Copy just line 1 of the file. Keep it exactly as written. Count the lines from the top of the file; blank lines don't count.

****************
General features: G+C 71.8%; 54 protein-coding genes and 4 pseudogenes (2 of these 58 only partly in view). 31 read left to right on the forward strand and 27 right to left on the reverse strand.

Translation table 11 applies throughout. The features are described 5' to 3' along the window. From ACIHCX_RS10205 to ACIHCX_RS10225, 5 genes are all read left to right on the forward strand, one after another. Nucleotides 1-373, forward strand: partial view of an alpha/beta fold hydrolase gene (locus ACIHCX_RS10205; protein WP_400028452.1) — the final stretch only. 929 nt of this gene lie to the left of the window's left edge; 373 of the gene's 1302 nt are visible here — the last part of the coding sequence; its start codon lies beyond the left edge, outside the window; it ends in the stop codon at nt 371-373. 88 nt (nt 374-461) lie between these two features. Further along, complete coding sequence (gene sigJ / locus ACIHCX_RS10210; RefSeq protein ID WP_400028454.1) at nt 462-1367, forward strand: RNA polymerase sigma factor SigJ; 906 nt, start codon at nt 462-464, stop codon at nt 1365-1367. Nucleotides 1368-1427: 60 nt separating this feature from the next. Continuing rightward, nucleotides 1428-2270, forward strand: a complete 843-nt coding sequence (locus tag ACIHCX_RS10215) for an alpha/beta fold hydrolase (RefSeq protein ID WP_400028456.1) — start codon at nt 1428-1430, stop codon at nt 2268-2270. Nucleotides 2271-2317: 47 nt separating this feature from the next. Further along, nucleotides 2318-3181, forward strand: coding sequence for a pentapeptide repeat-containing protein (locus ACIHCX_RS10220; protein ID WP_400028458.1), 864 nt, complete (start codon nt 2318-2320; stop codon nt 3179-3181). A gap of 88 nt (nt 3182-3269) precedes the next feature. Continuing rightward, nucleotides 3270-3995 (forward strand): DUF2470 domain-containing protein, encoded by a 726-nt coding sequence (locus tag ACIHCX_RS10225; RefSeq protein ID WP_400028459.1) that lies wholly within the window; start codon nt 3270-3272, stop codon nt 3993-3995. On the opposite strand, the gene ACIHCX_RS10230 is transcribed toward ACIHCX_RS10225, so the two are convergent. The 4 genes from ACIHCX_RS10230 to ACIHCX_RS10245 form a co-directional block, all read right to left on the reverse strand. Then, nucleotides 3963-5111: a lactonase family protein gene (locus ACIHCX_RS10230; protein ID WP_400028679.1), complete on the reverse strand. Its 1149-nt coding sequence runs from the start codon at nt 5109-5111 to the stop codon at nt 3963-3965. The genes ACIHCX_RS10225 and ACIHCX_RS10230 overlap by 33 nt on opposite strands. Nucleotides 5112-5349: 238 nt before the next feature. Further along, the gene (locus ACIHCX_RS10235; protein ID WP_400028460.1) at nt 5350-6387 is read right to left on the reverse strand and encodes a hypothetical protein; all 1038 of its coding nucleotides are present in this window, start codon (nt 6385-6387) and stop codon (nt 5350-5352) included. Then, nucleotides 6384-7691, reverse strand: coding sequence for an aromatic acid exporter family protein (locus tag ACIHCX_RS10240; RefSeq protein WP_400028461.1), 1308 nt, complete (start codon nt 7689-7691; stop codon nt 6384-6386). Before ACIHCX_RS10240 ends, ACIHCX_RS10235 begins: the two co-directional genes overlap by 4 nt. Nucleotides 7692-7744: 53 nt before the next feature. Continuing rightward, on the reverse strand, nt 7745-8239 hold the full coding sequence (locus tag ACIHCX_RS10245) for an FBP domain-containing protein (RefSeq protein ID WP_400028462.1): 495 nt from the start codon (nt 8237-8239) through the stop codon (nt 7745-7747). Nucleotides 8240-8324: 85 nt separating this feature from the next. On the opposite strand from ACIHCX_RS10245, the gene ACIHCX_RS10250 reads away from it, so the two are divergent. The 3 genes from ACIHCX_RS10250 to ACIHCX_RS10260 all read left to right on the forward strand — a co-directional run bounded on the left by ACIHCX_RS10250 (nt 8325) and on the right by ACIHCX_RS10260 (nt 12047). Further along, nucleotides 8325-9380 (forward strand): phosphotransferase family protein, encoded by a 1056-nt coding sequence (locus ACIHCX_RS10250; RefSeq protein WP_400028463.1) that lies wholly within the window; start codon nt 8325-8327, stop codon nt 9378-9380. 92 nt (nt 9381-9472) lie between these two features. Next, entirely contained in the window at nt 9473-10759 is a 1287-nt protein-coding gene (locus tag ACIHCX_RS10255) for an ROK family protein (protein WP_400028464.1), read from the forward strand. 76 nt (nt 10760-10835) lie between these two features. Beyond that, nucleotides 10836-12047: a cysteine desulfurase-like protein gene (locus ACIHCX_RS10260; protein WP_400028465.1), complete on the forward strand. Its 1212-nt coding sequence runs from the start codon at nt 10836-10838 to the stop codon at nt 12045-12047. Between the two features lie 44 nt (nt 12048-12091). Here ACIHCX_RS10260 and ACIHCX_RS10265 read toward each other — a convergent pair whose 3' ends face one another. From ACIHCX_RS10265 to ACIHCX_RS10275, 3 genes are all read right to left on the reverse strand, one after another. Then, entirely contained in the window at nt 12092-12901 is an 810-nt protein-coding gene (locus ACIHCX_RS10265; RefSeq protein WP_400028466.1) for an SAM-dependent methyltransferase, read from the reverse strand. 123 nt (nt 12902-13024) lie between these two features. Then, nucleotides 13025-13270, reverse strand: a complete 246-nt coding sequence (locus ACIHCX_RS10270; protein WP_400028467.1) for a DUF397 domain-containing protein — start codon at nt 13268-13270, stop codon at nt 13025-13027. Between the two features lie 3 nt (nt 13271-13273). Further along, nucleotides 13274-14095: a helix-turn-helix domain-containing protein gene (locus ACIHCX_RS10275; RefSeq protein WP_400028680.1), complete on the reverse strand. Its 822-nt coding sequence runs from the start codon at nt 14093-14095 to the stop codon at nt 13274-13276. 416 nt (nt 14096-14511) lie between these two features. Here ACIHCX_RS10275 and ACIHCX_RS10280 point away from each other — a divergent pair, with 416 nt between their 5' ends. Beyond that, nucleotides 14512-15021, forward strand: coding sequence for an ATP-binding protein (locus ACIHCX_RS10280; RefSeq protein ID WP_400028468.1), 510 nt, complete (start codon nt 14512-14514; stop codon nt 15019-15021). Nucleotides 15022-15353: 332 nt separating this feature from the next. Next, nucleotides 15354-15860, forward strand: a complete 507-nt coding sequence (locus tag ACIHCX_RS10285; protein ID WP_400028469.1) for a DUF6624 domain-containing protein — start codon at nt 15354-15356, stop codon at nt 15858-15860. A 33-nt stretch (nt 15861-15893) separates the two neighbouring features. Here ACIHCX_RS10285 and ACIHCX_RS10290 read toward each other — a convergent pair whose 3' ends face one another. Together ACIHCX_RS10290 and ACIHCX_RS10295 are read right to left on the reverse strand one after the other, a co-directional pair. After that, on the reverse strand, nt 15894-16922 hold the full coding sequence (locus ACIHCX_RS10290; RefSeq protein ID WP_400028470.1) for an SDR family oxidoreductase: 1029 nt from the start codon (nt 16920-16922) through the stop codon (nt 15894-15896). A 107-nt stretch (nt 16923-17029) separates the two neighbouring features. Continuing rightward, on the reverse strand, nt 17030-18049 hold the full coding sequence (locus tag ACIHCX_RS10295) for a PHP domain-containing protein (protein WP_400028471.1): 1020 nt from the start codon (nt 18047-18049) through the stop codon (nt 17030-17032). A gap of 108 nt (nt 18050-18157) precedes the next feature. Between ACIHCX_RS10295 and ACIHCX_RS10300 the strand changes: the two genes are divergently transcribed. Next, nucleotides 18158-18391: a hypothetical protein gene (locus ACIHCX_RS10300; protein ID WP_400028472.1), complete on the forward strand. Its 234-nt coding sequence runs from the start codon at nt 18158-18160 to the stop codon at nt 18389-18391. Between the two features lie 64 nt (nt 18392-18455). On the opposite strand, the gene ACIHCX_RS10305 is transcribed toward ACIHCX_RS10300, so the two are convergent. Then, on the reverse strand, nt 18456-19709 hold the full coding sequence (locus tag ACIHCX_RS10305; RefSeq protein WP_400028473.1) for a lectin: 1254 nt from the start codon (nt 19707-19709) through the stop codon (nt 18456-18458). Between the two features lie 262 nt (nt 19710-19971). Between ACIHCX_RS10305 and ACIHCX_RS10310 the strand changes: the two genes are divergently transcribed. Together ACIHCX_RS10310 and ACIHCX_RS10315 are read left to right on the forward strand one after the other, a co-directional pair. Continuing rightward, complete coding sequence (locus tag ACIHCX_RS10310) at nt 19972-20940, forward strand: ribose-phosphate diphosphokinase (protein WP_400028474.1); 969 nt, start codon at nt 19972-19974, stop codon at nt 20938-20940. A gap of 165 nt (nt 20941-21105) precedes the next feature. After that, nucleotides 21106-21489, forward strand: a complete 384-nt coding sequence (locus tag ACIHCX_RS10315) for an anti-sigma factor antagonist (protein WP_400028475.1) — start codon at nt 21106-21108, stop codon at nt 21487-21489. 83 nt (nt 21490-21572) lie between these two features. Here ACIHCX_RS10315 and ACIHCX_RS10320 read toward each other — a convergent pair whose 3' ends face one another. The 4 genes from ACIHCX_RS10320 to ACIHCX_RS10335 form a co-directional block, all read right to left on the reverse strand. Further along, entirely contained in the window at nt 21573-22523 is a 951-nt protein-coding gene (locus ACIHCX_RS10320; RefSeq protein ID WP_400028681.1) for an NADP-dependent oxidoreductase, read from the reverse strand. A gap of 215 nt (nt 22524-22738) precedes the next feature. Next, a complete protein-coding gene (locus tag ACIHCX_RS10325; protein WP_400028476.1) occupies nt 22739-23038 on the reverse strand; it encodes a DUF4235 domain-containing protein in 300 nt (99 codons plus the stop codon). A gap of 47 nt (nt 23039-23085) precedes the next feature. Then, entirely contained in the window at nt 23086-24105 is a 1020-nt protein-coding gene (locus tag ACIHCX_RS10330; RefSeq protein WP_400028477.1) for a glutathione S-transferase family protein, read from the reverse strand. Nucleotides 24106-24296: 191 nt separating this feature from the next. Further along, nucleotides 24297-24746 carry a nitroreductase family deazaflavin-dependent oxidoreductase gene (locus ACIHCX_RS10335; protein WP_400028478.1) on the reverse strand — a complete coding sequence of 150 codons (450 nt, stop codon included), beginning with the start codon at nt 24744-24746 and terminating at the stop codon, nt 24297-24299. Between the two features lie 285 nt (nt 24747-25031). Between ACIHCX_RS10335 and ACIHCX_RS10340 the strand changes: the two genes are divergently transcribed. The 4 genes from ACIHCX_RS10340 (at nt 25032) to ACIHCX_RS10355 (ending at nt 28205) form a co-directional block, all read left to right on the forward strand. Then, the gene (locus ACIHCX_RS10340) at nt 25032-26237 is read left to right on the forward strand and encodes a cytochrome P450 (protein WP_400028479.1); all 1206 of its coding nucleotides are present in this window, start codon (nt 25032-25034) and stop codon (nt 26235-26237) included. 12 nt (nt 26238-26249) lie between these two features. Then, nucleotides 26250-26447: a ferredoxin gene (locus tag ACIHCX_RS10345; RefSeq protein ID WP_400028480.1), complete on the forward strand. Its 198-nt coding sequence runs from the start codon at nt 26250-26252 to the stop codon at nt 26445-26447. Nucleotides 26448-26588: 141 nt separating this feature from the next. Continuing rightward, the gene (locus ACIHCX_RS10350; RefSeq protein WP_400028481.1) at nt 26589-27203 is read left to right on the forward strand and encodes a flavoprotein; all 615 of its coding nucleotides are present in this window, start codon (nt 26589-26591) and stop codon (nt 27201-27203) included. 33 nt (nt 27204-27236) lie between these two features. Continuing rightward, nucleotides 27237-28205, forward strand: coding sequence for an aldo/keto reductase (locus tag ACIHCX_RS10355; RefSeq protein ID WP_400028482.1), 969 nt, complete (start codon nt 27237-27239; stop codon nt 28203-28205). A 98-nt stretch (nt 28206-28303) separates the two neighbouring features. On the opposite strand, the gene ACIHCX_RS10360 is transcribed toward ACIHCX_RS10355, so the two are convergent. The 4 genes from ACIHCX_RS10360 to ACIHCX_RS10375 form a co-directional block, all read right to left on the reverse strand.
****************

General features: G+C 71.8%; 54 protein-coding genes and 4 pseudogenes (2 of these 58 only partly in view). 31 read left to right on the forward strand and 27 right to left on the reverse strand.